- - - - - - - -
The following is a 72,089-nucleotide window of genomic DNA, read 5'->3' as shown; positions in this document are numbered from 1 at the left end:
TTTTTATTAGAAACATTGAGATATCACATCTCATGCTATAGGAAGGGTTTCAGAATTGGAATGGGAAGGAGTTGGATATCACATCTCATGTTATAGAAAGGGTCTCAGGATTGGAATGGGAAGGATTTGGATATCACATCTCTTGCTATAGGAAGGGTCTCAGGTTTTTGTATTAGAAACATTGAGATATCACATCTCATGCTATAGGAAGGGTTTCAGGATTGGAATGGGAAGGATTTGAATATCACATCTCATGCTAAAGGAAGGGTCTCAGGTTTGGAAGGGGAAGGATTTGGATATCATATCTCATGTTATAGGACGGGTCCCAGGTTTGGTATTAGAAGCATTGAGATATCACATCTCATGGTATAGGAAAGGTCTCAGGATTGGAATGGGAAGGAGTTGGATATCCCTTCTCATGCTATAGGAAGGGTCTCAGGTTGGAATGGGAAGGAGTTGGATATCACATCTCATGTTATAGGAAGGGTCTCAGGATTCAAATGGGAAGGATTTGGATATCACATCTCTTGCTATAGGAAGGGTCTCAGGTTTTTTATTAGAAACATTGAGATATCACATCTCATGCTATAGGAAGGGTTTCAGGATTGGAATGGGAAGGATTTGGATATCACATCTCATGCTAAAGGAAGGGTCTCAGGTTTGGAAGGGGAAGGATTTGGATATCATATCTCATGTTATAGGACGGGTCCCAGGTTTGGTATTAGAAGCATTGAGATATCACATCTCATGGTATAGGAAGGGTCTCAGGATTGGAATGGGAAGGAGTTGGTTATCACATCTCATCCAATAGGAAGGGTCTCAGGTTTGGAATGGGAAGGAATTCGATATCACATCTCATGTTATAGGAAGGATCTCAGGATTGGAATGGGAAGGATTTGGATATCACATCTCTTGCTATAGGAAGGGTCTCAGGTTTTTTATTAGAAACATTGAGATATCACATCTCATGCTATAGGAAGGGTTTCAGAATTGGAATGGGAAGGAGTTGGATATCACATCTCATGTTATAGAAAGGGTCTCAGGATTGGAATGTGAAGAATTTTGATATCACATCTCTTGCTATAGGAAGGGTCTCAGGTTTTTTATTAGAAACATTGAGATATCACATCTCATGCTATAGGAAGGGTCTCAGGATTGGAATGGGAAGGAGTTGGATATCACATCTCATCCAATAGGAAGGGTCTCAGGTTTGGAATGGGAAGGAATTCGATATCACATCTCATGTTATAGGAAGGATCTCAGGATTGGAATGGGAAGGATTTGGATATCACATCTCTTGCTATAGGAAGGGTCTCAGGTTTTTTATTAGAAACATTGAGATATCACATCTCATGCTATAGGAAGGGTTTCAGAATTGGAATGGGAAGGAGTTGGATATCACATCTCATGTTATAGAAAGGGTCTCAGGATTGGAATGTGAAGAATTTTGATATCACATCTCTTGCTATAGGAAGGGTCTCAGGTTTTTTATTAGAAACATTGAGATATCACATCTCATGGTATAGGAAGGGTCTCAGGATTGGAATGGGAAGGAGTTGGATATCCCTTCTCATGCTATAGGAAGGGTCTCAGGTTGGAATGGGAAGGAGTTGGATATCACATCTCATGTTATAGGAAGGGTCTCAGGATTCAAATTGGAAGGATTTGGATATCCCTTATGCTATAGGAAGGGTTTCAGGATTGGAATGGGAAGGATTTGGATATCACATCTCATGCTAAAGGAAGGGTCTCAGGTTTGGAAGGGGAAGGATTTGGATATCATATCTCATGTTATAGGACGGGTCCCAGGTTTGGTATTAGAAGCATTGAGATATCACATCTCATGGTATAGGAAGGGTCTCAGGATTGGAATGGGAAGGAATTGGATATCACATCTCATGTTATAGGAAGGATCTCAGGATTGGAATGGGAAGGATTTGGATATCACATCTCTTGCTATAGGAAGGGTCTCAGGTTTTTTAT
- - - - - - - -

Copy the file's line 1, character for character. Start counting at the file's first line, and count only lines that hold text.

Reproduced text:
The following is a 72,089-nucleotide window of genomic DNA, read 5'->3' as shown; positions in this document are numbered from 1 at the left end: